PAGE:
If only we could talk to the animals...

Wild Minds: what animals really think by Marc Hauser (Allen Lane, £18.99)
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The Independent Culture

As a student, Marc Hauser funded monkey-watching by cleaning cages at a small American zoo. Half-way through the summer, he was propositioned by a female spider monkey. She approached him, cocked her head and slowly wrapped her arms round his neck. "She looked into my eyes and cooed several times," he recalls. When her mate sauntered over, she swatted the monkey on the head and he fled to the far side of the cage. Eventually, she loosened her embrace on Hauser, and he walked away.

As a student, Marc Hauser funded monkey-watching by cleaning cages at a small American zoo. Half-way through the summer, he was propositioned by a female spider monkey. She approached him, cocked her head and slowly wrapped her arms round his neck. "She looked into my eyes and cooed several times," he recalls. When her mate sauntered over, she swatted the monkey on the head and he fled to the far side of the cage. Eventually, she loosened her embrace on Hauser, and he walked away.

The brief encounter was never repeated, but what did it mean? Was the spider monkey sexually attracted to him? Might it have been a ploy to make her mate jealous? Could she be aware of any such feelings? It's tempting to speculate, but we should resist the urge, argues Hauser, a Harvard professor in psychology and neurosciences. He acknowledges that "it is difficult for us to do anything but interpret animal behaviour as we interpret our own" but claims that only experimental research can reveal what animals think and feel.

Anyone eager for stories of psychic pets, weeping elephants and altruistic dolphins will be disappointed with Hauser's carefully argued text. But his approach to animal minds has its advantages - and offers a popular entrée into scientists' minds.

Hauser doesn't doubt that many animals do have thoughts and emotions. But to understand anything about what animals think and feel we must look to their "mental toolkits". Some of the tools for thinking - a basic capacity to recognise objects, count and navigate - are well-nigh universal among insects, fish, reptiles, birds and mammals. But each species also has specialised toolkits - "mechanisms of the mind" thrown up by that animal's lifestyle. Crucially, such specialisations do not make one species "smarter" than another, and Hauser advises us to abandon our obsession with league tables of animal "intelligence". Evolution has ensured that each species is as "smart" as it has to be to survive.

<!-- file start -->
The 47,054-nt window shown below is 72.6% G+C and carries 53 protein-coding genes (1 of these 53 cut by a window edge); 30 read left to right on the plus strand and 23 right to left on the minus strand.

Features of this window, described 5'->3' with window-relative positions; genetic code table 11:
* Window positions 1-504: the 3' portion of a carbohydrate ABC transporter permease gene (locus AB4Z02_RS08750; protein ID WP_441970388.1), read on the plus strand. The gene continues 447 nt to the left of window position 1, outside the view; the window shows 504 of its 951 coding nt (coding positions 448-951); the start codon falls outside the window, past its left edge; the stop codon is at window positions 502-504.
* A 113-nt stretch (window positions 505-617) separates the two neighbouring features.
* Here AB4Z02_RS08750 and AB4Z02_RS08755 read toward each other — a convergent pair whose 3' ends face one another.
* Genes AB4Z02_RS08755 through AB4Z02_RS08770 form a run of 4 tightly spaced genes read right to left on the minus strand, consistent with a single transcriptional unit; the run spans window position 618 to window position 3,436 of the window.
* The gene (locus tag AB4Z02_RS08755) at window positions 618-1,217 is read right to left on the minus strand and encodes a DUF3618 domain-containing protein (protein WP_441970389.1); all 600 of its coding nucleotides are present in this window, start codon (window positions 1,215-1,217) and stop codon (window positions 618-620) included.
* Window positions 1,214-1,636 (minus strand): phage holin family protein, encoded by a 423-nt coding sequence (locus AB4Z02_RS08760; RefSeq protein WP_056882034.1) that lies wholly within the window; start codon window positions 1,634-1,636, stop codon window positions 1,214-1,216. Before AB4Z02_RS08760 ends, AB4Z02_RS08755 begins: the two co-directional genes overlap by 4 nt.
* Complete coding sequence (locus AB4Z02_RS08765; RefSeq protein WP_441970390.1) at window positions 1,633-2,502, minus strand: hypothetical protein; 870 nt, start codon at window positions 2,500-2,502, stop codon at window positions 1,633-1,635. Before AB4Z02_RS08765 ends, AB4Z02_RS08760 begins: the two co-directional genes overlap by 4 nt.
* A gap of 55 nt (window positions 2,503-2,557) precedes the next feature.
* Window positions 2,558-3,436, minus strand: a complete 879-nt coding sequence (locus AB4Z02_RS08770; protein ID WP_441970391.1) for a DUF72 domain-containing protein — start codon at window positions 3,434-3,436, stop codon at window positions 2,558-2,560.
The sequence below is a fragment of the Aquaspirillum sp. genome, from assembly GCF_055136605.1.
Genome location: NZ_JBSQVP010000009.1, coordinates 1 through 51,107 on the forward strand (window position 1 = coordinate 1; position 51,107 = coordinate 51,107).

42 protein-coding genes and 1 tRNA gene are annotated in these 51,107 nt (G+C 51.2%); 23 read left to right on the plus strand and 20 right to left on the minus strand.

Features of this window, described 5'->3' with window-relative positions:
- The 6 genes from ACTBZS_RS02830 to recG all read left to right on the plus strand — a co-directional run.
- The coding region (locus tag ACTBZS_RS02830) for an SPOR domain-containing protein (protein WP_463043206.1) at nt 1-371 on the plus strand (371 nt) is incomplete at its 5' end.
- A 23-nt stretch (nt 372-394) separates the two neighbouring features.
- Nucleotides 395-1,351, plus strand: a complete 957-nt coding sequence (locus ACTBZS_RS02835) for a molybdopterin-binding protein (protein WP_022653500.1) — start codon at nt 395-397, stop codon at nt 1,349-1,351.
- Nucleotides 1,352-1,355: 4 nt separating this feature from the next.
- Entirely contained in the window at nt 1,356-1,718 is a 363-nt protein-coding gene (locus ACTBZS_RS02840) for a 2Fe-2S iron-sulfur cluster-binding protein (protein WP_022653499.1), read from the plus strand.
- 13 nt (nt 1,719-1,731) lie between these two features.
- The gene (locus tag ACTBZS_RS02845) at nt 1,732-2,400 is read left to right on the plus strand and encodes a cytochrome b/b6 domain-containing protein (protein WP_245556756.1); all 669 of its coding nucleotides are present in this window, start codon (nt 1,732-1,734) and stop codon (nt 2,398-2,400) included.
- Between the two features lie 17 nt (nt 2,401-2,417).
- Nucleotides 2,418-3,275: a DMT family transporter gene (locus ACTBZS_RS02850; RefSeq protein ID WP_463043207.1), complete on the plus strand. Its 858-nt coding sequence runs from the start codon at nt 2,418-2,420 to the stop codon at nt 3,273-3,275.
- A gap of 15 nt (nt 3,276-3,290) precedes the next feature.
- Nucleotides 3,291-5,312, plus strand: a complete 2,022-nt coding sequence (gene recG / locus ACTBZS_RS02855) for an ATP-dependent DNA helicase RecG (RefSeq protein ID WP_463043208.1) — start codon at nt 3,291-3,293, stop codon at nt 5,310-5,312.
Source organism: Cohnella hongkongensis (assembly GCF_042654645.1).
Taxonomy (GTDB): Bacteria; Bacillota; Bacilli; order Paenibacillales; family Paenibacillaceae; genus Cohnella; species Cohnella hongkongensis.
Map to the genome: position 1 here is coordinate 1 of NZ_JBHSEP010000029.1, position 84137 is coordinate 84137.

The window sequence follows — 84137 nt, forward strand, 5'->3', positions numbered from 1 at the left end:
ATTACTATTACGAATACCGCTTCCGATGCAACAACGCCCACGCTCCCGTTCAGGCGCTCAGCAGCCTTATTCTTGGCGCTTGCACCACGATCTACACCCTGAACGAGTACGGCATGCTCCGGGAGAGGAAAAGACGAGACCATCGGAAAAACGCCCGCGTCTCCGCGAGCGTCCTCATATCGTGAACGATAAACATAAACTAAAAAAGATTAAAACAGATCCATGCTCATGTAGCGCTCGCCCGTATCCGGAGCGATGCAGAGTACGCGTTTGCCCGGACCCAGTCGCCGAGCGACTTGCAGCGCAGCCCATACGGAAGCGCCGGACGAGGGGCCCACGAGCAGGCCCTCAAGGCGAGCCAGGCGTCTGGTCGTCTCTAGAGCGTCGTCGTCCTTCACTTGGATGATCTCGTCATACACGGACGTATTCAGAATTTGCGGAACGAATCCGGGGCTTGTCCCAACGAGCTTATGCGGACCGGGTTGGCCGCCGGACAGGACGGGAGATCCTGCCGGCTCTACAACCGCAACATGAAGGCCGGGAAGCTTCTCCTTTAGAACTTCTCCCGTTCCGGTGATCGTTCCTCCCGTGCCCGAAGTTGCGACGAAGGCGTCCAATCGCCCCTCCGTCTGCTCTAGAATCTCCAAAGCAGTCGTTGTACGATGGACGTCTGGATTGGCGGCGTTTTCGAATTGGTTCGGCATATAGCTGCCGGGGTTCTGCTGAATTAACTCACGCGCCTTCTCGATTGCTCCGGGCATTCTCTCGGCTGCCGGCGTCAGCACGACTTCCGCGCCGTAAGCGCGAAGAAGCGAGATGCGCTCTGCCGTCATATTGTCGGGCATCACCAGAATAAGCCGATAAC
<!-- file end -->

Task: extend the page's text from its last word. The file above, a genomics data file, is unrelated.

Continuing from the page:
If specialist mental toolkits don't make animals bright, they do "make each species wonderfully different from others". For millions of years, bats have been finding their way using echolocation, something that humans learnt to do just a few decades ago. In the early 1940s, when the US biologists Don Griffin and Robert Galambos announced their discovery of bat sonar, fellow scientists ridiculed the idea. "After all, how could mother nature pre-empt the navy, which had been working on the problem of sonar for years with nowhere near as much success as the bat?"

Hauser tells the story to highlight the dangers of human arrogance, but he is just as keen to lead us from the temptations of anthropomorphism. Chimpanzees can use sticks and stones to crack nuts, but is their take on the physical world anything like a hammer-wielding human's? Hauser recounts experiments that shed light on animals' knowledge of objects and the extent to which such knowledge guides their use of tools. He goes on to explore their counting and navigational skills, before diving into the deep waters of tactical deception, self-awareness and more.

Alas, the conclusions Hauser draws from all this science remain sparse. The pressing need for more research is a common refrain. Overall, Hauser errs on the side of caution, concluding that our closest primate relatives do not attribute to their fellows desires and intentions - something that your average human cannot help. He grants primates thoughts and emotions, but they are "jailed", imprisoned in organisms that lack the capacity for sophisticated language.

Most animals are like the character in Kafka's Metamorphosis, who woke up to find himself transformed into a beetle. "They are Kafka-creatures, organisms with rich thoughts and emotions but no system for translating what they think into something that they can express to others." But why would evolution generate inner experiences with no function in the real world? Like Hauser, I suspect further research might not be amiss.

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